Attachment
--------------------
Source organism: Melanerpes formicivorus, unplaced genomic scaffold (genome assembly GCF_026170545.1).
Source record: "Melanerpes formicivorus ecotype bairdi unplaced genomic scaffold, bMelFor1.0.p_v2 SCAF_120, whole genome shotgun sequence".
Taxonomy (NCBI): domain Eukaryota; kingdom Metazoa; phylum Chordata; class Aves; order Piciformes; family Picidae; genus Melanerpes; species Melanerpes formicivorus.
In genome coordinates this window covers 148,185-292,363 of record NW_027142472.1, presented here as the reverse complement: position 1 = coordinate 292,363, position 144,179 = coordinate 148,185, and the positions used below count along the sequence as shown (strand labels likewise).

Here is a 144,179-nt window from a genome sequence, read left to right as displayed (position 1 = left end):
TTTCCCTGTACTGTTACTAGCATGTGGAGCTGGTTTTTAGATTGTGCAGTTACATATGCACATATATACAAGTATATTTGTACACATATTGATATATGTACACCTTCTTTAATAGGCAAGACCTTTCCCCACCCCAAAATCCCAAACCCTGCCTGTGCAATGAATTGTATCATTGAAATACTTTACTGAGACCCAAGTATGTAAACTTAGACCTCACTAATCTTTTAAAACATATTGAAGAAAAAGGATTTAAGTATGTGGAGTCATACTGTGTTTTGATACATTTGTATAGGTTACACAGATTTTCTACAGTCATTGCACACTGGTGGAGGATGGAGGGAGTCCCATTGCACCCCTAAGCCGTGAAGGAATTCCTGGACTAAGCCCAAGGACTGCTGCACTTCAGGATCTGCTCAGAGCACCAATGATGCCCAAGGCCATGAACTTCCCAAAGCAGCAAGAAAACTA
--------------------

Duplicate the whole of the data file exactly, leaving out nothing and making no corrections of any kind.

Source organism: Melanerpes formicivorus, unplaced genomic scaffold (genome assembly GCF_026170545.1).
Source record: "Melanerpes formicivorus ecotype bairdi unplaced genomic scaffold, bMelFor1.0.p_v2 SCAF_120, whole genome shotgun sequence".
Taxonomy (NCBI): domain Eukaryota; kingdom Metazoa; phylum Chordata; class Aves; order Piciformes; family Picidae; genus Melanerpes; species Melanerpes formicivorus.
In genome coordinates this window covers 148,185-292,363 of record NW_027142472.1, presented here as the reverse complement: position 1 = coordinate 292,363, position 144,179 = coordinate 148,185, and the positions used below count along the sequence as shown (strand labels likewise).

Here is a 144,179-nt window from a genome sequence, read left to right as displayed (position 1 = left end):
TTTCCCTGTACTGTTACTAGCATGTGGAGCTGGTTTTTAGATTGTGCAGTTACATATGCACATATATACAAGTATATTTGTACACATATTGATATATGTACACCTTCTTTAATAGGCAAGACCTTTCCCCACCCCAAAATCCCAAACCCTGCCTGTGCAATGAATTGTATCATTGAAATACTTTACTGAGACCCAAGTATGTAAACTTAGACCTCACTAATCTTTTAAAACATATTGAAGAAAAAGGATTTAAGTATGTGGAGTCATACTGTGTTTTGATACATTTGTATAGGTTACACAGATTTTCTACAGTCATTGCACACTGGTGGAGGATGGAGGGAGTCCCATTGCACCCCTAAGCCGTGAAGGAATTCCTGGACTAAGCCCAAGGACTGCTGCACTTCAGGATCTGCTCAGAGCACCAATGATGCCCAAGGCCATGAACTTCCCAAAGCAGCAAGAAAACTA